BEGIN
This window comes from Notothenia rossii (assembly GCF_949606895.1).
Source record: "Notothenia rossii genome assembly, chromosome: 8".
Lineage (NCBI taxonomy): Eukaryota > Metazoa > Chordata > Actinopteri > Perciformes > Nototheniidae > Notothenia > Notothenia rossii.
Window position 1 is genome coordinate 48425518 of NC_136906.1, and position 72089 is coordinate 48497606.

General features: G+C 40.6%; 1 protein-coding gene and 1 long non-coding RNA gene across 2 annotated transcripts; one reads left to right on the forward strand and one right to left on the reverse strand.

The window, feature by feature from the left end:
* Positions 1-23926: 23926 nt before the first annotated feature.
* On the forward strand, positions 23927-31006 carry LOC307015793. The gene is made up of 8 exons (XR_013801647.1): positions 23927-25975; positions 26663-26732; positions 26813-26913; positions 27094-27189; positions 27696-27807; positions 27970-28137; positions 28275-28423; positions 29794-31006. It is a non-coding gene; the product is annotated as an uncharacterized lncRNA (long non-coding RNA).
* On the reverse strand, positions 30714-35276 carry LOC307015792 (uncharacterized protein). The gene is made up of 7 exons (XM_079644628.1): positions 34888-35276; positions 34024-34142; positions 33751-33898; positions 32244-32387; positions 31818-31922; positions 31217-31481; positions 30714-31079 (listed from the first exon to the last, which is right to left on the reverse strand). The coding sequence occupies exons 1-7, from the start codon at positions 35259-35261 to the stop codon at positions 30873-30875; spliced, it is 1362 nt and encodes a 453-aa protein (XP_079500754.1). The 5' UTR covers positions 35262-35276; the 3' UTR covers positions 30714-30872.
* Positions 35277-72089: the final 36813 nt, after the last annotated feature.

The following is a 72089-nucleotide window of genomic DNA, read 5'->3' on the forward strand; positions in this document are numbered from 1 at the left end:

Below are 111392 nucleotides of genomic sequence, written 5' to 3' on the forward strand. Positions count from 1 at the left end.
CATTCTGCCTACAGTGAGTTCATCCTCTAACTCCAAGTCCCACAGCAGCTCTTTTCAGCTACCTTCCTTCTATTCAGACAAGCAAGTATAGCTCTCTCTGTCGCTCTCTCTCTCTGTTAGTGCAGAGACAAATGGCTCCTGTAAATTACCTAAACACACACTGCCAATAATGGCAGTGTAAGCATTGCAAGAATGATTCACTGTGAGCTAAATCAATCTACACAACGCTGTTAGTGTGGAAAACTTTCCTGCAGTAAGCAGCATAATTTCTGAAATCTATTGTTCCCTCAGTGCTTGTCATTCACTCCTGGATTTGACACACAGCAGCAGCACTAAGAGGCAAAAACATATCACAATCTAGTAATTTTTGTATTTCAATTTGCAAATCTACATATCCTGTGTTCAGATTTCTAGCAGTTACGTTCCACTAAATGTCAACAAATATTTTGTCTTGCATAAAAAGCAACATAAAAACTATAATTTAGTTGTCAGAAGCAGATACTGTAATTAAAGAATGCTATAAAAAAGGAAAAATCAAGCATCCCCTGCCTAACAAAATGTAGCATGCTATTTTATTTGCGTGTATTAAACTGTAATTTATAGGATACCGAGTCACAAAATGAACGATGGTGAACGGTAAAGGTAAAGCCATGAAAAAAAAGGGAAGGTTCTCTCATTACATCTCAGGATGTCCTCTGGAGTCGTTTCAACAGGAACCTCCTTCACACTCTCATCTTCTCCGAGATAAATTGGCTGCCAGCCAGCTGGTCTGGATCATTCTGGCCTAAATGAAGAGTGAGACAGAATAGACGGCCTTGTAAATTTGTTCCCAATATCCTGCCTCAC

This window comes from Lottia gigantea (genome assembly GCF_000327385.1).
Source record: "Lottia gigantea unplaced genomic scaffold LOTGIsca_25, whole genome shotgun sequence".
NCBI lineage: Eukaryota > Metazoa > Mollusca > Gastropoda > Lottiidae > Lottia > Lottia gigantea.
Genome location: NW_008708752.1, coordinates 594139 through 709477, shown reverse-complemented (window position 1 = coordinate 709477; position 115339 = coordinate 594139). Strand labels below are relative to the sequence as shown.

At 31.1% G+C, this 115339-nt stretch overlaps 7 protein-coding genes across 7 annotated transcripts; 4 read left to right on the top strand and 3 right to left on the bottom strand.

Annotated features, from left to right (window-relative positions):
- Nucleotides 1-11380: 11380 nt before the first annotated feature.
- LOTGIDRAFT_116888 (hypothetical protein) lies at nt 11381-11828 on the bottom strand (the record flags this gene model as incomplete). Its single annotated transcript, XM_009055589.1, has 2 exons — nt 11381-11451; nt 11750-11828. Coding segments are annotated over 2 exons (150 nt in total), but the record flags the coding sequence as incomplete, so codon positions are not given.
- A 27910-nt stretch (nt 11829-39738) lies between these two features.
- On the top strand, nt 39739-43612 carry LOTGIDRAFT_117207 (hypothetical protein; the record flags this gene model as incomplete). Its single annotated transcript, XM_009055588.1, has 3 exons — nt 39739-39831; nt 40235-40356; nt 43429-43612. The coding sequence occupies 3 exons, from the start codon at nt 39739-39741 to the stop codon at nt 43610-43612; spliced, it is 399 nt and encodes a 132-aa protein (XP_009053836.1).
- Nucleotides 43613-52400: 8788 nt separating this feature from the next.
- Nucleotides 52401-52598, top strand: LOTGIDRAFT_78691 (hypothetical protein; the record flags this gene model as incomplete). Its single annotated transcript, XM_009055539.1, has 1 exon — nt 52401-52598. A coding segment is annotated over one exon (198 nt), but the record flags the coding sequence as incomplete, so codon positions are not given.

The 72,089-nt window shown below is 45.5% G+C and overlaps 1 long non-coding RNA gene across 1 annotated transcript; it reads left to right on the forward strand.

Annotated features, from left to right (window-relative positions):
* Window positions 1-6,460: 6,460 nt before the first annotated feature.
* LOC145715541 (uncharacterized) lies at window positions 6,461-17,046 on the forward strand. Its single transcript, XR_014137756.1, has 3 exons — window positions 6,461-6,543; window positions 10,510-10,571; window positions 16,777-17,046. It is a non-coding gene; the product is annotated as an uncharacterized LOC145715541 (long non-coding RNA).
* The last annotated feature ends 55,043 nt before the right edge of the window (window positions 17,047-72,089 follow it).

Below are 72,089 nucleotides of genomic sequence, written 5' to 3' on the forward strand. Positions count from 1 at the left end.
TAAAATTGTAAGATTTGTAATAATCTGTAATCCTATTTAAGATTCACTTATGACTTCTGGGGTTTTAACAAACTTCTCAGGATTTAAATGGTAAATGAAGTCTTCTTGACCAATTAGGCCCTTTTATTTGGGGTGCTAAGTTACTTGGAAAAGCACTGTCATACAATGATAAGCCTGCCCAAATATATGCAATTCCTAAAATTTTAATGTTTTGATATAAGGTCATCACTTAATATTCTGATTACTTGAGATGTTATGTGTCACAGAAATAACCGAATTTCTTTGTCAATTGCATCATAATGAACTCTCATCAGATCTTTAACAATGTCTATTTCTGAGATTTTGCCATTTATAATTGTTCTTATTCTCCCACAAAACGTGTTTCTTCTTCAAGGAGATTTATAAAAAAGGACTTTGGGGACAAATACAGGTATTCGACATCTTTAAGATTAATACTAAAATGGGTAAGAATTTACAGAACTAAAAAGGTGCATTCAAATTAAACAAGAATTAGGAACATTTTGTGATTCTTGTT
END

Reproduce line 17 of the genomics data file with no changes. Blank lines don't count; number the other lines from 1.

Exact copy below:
Genome location: NW_008708752.1, coordinates 594139 through 709477, shown reverse-complemented (window position 1 = coordinate 709477; position 115339 = coordinate 594139). Strand labels below are relative to the sequence as shown.